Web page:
Ukrainian Army Will Be Operating British Challenger 2 Tanks Within Two Months: Training Begins Next Week

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Following confirmation from London that Challenger 2 tanks will be provided to the Ukrainian Military, Minister of State at the Ministry of Defence Alex Chalk had claimed that the vehicles will be operational by the end of March. This followed questions regarding when the vehicles would begin to arrive in the Eastern European country – amid concerns that they would not be available for service when fighting is expected to intensify in the spring. “I am pleased to say that training is expected to start next week on Monday,” he stated, adding regarding the timing of their entry into the theatre: “the intention is that that will be at the end of March.” “Between then there will be a significant programme of training, not just for the tank crews who are to operate the vehicle, but for those who will be charged with maintaining it,” he elaborated. Fourteen tanks are expected to be delivered, alongside AS90 155mm self propelled artillery systems, although with Britain holding well over 100 Challenger 2s in reserve, and set to downsize its active fleet over the next decade, the numbers in Ukrainian hands could expand significantly.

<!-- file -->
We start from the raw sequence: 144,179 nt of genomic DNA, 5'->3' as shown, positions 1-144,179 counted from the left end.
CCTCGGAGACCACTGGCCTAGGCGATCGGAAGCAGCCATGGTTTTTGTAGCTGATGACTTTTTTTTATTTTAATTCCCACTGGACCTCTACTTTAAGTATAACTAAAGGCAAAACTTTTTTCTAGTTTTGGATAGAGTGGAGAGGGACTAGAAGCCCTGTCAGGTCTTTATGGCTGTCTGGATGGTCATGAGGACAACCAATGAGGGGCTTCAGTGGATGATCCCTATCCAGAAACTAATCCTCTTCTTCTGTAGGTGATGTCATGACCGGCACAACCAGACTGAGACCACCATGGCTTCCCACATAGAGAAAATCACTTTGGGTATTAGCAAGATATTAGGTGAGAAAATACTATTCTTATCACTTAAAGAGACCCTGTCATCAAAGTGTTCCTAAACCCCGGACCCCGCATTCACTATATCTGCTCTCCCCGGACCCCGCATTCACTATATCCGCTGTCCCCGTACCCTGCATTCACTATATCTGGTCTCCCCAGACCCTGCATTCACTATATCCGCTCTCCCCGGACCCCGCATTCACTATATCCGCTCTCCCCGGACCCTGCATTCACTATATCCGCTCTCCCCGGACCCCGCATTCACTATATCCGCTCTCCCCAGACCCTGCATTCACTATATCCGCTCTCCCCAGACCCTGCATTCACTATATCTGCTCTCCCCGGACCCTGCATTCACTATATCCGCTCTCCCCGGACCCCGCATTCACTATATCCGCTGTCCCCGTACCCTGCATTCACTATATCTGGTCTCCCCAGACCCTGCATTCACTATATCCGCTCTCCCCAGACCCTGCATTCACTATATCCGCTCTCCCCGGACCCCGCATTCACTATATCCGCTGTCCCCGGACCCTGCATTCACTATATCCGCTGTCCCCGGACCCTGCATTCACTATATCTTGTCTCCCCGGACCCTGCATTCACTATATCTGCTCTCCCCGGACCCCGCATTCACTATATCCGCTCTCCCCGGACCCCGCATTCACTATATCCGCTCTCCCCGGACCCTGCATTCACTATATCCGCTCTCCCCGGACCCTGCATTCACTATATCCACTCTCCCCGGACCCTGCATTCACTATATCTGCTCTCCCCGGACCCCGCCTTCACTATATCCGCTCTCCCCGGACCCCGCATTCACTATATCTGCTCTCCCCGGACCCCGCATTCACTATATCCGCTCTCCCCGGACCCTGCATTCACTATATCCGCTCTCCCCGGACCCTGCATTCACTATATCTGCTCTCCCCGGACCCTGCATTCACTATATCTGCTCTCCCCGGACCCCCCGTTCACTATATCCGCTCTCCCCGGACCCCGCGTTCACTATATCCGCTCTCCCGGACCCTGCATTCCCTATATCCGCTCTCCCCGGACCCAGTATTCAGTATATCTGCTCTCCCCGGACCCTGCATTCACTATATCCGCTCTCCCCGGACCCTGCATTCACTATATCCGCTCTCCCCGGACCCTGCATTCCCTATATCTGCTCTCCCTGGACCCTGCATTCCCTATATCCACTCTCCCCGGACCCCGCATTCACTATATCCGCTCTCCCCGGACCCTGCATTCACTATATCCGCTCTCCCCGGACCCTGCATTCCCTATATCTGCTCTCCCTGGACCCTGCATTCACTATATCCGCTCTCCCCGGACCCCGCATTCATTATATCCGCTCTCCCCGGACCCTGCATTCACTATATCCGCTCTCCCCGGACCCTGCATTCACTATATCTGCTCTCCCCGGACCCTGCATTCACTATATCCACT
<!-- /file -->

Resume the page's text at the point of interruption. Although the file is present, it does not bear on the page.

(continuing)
Challenger 2 deliveries will make Ukraine only the second foreign operator of the tank class after Oman, with the vehicle having failed to compete for contracts with the more widely used German Leopard 2 and American M1 Abrams despite being a significantly newer design. The tank’s use of a rifled gun has remained a major shortcoming, with the Soviet Union having led the transition to more powerful smoothbore guns in the early 1960s which other producers have all since adopted – leaving Britain as the last to follow. The issue is set to be addressed by the British Army in an upcoming upgrade package by rearming the vehicles, although this will not affect units delivered to Ukraine. The Challenger 2 is prized for its high degree of armour protection, and is considerably more fuel efficient and easier to maintain than the American Abrams tank, also recently pledged to Ukraine, due it its use of a diesel rather than a gas turbine engine. The Abrams’ very high maintenance needs are thought to be a major factor in why deliveries are expected to commence several months later than those of Challenger 2s. Pledges to deliver Western-built tanks come as Russia has rapidly expanded production of its new T-90M tank, and developed a new modernisation package for its older T-72 tanks to provided a much needed boost to armour protection


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